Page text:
THE TUESDA y EDITION
VOL. 88 NO.
TUKSOAY, JUNE 7,1*77
Offer Safe^^iiard Suggestions
Police Sound Burglary
Warning Through June
JAYCEE OFFIOES8 — Inatalled last Wedneadajr at
the Kings Mountain Jaycee banquet were officers for
the coming year, (not in order of appearance): Jim
Ihte, president; Jim Sotelo, extemal vice president;
Dave DiUlng, internal vice prealdent; Steve Sipe,
secretaiy; Ronnie Franks, tressurer; Ronnie HawUns,
state director; and Danny Dllllng, parliamentarian.
JAYCEE DIRECTORS — These four men were in
stalled last Wednesday night as directors of Kings
Mountain Jaycees for the coming year. Left to right.
Photos By Tom Mdntyre
Mike Brown, Corky Fulton, Tom Grayson and Ronnie
Jim Tate Elected
KM Jaycee President
Jim Tate heads a new slate of
officers Installed last Wednesday
night at the annual Kings Mountain
Jaycee Installation Banquet.
Fields Young III, district
representative o( the Midwest
Region, N. C. Jaycees, was on hand
at the Kings Mountain Inn to handle
the Installation ceremonies.
Talcing office for the coming year
with President Jim Tate were Jim
Sotelo, extemal vice prealdent;
Dave Dllllng, Internal vice
president; Steve Slpe, secretary;
Ronnie Franks, treasurer; and
lianny D^lng, paiilamentarlan.
Directors seated for the new year
were Corky Fulton, Tom Orayson,
Ronnie Miller and Mike Brown.
Young told the group, "This Is the
first year of the Midwest Region and
I was told we would come In last in
Jaycee project results. I don’t
believe that. I think we'll come In
first and I am looking forward to
working with the Kings Mountain
Kemp Mauney stepped down after
serving for over one year as
president of the Jaycee chapter.
Mayor John H. Moss was the guest
speaker for the event and was In-
I ^ troduced by A1 Moretz, city codes
director and engineer.
Mayor Moss told the Jaycees and
their wives Wednesday that "the
number one thought in 1977 Is you,
the most valuable resource Kings
Mountain possesses. Your celling Is
unlimited. You are heir to a rapidly
develc^lng community that provides
an attitude and atmosphere for
escalating programs and projects
for greater economic, social,
cultural, and religious (q>portunltles
. . . that raise living standards,
widen horizons and achieves
The mayor said It Is the Jaycees’
and everyone’s responsibility to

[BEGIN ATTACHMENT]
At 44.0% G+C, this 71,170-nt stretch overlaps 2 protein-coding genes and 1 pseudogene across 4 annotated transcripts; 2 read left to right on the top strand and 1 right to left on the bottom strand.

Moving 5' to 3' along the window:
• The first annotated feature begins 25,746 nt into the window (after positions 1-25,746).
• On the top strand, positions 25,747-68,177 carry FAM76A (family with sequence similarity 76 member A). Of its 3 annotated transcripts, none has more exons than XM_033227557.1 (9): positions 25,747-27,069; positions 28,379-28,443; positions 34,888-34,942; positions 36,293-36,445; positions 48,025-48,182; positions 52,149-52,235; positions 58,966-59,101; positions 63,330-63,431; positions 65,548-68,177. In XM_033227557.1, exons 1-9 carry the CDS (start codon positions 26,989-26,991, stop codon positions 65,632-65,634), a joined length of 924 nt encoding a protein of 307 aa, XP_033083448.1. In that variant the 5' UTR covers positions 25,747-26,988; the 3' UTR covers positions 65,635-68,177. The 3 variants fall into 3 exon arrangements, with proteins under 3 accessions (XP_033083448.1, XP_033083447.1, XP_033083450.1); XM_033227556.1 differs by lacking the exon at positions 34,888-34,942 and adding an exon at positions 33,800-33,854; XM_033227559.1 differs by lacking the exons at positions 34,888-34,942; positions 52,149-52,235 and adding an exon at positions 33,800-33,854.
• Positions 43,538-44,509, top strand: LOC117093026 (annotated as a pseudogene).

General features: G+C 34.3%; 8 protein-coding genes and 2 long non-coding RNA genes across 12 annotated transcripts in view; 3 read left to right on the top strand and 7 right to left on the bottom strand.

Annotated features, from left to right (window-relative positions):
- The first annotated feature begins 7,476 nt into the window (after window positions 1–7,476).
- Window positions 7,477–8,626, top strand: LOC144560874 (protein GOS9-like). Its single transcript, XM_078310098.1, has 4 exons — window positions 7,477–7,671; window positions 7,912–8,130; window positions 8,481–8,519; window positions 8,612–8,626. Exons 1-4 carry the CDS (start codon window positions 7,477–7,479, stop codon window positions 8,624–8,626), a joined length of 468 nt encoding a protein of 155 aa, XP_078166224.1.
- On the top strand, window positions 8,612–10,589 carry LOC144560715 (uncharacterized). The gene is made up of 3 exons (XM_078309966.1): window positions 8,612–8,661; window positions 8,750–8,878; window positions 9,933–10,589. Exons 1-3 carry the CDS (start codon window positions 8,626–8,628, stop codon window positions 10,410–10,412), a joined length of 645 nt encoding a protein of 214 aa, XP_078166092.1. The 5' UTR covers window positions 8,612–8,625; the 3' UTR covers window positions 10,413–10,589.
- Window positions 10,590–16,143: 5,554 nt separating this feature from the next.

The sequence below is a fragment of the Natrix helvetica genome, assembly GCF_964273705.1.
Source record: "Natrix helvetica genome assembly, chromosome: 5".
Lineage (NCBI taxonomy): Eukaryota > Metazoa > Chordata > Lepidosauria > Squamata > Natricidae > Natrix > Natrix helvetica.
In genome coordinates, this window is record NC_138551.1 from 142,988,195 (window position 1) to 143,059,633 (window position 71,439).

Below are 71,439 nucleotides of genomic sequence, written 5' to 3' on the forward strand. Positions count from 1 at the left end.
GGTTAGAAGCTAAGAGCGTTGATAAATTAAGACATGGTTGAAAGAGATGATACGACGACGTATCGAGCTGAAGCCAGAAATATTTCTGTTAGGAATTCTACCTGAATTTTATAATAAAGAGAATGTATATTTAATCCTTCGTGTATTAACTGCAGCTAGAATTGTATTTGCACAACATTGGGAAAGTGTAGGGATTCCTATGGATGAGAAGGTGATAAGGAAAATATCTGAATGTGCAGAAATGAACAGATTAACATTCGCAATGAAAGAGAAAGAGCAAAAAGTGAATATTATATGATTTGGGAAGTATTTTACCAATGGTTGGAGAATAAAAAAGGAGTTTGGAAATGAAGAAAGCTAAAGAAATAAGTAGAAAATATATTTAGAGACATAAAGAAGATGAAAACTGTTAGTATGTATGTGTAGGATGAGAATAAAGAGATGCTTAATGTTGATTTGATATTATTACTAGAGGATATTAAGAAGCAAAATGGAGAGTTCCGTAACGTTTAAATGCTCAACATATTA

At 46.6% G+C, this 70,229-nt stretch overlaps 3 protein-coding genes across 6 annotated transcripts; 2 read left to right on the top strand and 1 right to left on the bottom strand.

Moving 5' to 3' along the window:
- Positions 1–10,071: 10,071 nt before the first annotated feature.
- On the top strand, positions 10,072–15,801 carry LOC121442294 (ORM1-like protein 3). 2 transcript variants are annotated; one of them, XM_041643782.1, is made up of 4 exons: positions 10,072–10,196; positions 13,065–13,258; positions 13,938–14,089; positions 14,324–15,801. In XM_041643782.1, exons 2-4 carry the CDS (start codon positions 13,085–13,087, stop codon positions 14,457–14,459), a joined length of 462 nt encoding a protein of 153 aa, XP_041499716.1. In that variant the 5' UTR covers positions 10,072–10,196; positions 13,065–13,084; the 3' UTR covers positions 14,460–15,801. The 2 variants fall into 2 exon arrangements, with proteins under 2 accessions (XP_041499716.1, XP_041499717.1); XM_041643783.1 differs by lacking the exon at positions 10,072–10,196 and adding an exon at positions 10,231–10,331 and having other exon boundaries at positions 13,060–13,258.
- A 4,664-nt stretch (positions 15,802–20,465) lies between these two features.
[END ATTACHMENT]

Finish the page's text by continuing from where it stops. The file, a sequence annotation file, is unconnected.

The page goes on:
carry on the traditions of the past...
"dedication to self-respect, the right
to work, the choice of freedom and
the right to cherish your Idealistic
hope and faith In your future."
Mayor Moss further charged that
the Jaycees and young people like
them are the future and that "Kings
Mountain’s destiny depends on you,
your Ideas, your energy, you
leadership, your determination.”
Other special guests at Wed
nesday’s banquet were County
Commissioner and Mrs. Josh
Hlnnant, City Commissioners James
Childers, Humes Houston and
Norman King and their wives and
Police Chief and Mrs. Earl IJoyd.
Burglary warnings have been
sounded by the local police depart
ment as area residents enter the
normsil vacation period.
Houston Com of the Kings
Mountain Police Department Crime
Prevention Bureau asks all citizens
cooperation to help reduce the surge
In burglaries which result each
summer, when families leave their
homes for vacation trips and
‘ 'By learning and practicing a few
simple home protection hints, resi
dents can keep their homes frtnn
falling victim to a burglary,” Cora
The month of June, 1077, has been
declared by Mayor John H. Moss to
be "Burglary Prevention Month"
here. During this month the KM
Police Department will provide
Information to help you protect your
home from burglars.
Fsillure to know smd practice the
fundamental techniques of home
protection was largely responsible
for the 110 burglsrles committed In
Kings Mountain last year. Although
most people didn’t Intentionally
Invite Intruders to ransack their
home, they might as well have hung
up a sign saying, "No one’s home,
A stroll around your neighborhood
any day, will tell you at a glance
who’s away, their parches will be
cluttered wlhi circulars, an unkempt
lawn, an empty garage with the door
open dr a bulging maflboK. All of
these are tip-offs that’ll broadcast
“no one’s home” to anyone can
vassing the neighborhood.
In the evening, most empty homes
can be spotted too — Just look for the
dark houses. It’s a known fact, light
is one of the best deterrents to
Clime, yet most homeowners go out
for an evening and leave their homes
completely daih. Or, they’ll go off
for a weekend or vacation and leave
the same light burning day and
night. No light at all, or a light
burning continuously. Is a good
giveaway "no one Is home."
A simple, but effective means of
having light In your home every
evening. Is by connecting a Time All
automatic timing device to one or
two lamps. Such a timer will turn a
lamp "on” early In ttie evening, then
turn It “off" several hours later.
With lights turning on and off during
thd evening hours. It will give the
iqipearance someone Is home and
may avert a posalble burglary at
The KMPD Crime Prevention
Bureau lists precautions for
Olme prevention officer Houston
Corn says that most burglars pick
the easiest targets they can find.
They want to get In, get the loot and
Whereas, Burglary, both In
number of violations and In
resultant property loss. Is the
leading major crime across the
Whereas, Burglary all too
frequently results In the Injury to
and death of the victim; and
Whereas, The success of burglary
prevention and detection efforts Is
dependent to a large degree on the
participation of an aroused and
Now, therefore, I, John Henry